DENNIS PICKETT has been employed as a warehouse team member with Fulfillment.com for eight months. His employment specialist, Alina Rickards, says Dennis volunteered in the cafeteria while he still was in school and expressed a desire to become part of the Fulfillment.com workforce. After completing a job assessment, Pickett joined the Fulfillment.com warehouse team.
BRENTON SCOTT has been on the team at Coastal Pet Rescue for a year. His supervisor, Jennifer Taylor, and the facility’s director, Lisa Scarborough say Scott’s family had spent several years trying to find a place where the young man could work on developing his independence. He first was teamed with a senior volunteer to work one day a week in the kennels to provide proper diets, perform all sanitary cleaning and make sure the dogs got daily exercise. After about four months, he started joining coworkers on weekends to attend adoption events to promote the dogs he cared for and to help them find new homes.
MORE ABOUT THE LOWCOUNTRY DOWN SYNDROME SOCIETY
The Lowcountry Down Syndrome Society (LDSS) is a family support group to benefit people with Down syndrome and their families through local leadership, outreach, education and advocacy to champion and celebrate acceptance and inclusion. Meetings are held every fourth Tuesday of the month, typically with a guest speaker and social time for families to meet and interact with one another. LDSS encourages people to bring their children. LDSS is an affiliate of the National Down Syndrome Society. For more information about LDSS, visit http://www.ldssga.org/. Find LDSS on Twitter at @LowcountryDSS.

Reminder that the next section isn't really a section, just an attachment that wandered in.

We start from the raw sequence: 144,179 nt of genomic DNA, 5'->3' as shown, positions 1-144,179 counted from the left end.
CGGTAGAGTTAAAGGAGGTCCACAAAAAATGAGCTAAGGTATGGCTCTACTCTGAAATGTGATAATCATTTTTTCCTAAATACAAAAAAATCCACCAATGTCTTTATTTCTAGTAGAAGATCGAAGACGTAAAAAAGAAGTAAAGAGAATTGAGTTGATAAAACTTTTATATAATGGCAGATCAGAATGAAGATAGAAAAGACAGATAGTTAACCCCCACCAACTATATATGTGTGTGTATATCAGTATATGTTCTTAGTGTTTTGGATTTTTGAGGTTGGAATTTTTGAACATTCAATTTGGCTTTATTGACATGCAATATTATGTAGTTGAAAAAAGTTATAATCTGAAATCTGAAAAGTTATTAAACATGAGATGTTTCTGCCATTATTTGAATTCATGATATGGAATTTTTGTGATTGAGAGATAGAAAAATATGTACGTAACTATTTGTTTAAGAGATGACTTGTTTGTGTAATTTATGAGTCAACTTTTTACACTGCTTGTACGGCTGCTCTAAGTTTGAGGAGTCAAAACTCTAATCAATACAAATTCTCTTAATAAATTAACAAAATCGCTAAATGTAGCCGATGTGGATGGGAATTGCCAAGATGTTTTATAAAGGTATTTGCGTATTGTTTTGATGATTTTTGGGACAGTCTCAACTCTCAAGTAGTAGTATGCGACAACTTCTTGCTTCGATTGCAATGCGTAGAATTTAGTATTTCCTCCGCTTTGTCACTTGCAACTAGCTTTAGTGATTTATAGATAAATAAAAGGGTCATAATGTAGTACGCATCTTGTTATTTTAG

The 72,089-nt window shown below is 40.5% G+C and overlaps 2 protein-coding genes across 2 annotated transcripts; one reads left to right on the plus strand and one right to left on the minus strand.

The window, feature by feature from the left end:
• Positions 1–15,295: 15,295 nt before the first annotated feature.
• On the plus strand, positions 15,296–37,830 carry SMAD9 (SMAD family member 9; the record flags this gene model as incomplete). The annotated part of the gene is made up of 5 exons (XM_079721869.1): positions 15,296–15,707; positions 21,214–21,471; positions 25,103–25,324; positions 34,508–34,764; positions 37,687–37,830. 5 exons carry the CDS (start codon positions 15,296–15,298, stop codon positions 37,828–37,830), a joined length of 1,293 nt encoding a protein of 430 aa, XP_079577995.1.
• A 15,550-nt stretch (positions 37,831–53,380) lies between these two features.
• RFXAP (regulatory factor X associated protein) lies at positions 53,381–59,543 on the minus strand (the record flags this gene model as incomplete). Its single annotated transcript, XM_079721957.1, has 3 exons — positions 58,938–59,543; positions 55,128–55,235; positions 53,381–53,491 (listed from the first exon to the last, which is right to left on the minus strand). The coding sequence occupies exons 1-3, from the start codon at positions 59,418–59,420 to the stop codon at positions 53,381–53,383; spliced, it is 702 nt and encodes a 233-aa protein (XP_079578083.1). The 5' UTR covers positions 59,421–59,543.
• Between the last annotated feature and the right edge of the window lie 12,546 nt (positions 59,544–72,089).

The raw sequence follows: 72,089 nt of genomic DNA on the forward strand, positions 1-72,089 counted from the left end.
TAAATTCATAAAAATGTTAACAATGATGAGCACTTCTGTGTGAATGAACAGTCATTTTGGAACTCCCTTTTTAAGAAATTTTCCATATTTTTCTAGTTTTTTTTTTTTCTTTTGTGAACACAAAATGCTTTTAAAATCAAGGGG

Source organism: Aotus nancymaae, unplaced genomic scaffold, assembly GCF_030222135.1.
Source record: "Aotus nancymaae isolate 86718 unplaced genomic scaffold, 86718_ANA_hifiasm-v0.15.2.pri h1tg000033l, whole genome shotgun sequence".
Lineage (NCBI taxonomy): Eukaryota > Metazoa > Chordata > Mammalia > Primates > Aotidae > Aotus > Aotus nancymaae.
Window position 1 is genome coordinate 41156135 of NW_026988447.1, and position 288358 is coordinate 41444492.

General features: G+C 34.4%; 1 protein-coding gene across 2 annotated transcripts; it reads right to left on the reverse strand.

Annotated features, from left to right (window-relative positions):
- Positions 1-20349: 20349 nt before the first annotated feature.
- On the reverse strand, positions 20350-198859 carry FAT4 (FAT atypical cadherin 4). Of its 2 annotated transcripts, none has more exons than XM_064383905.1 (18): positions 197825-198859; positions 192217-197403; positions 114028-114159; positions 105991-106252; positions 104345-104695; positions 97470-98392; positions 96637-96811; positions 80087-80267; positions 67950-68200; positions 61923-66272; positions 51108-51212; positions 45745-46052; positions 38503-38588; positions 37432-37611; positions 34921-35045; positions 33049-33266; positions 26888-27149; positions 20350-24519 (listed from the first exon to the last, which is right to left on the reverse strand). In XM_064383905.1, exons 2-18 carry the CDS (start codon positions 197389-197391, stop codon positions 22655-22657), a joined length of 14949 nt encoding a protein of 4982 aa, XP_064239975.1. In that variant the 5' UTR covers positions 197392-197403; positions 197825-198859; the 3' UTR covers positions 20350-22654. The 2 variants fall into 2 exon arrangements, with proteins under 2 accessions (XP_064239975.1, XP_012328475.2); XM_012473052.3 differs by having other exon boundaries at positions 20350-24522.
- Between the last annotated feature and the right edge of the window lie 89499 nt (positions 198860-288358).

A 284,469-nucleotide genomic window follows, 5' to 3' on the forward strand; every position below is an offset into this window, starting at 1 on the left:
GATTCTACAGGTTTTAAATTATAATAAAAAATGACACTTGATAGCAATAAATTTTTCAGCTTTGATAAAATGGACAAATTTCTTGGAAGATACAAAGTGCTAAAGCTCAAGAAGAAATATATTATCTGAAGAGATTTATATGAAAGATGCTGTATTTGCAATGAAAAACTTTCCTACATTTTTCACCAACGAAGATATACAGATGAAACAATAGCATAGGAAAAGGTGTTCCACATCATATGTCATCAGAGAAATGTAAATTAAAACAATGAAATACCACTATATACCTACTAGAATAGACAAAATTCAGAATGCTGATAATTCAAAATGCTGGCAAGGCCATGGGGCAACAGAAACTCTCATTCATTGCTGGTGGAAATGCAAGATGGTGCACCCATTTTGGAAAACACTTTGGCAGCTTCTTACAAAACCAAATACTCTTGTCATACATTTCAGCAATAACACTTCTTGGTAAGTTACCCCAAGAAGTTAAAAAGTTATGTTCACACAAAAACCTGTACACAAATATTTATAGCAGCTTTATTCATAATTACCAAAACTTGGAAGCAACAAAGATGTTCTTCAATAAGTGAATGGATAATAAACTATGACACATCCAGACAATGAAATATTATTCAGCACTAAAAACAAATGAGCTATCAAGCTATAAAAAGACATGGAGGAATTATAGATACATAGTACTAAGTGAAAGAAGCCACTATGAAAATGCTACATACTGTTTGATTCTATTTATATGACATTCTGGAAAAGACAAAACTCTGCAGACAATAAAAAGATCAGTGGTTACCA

Dawn Baker and Fleet Feet Sports Savannah
Present Movement in the Park
Zumba, Walk, Run, Dance! It doesn’t matter how you move … just move!
Join the fourth annual “Movement in the Park,” a health and wellness fair for all ages on Sunday, May 21, 2 – 5 p.m. in Forsyth Park.
Participants may take part in the “Dawning of a Miracle Mile” (a one mile walk/run), Zumba, line dancing, activities for kids, health screenings, vendors, refreshments, fun and more.
Sponsored by news anchor and author Dawn Baker and Fleet Feet Sports Savannah, the health and wellness fair benefits Dawn’s Daughter Leadership Academy, which provides life-changing programs, activities and experiences for young women to help them become more successful in their personal and professional lives. The leadership academy is open to high school sophomores and juniors in Chatham, Bryan and Liberty Counties. A suggested donation for “Movement in the Park Health and Wellness Fair” is $10 for adults and $1 for students. For questions or additional information, please call (912) 232-6048 or (912) 721-7388. You may also email us at: email@example.com.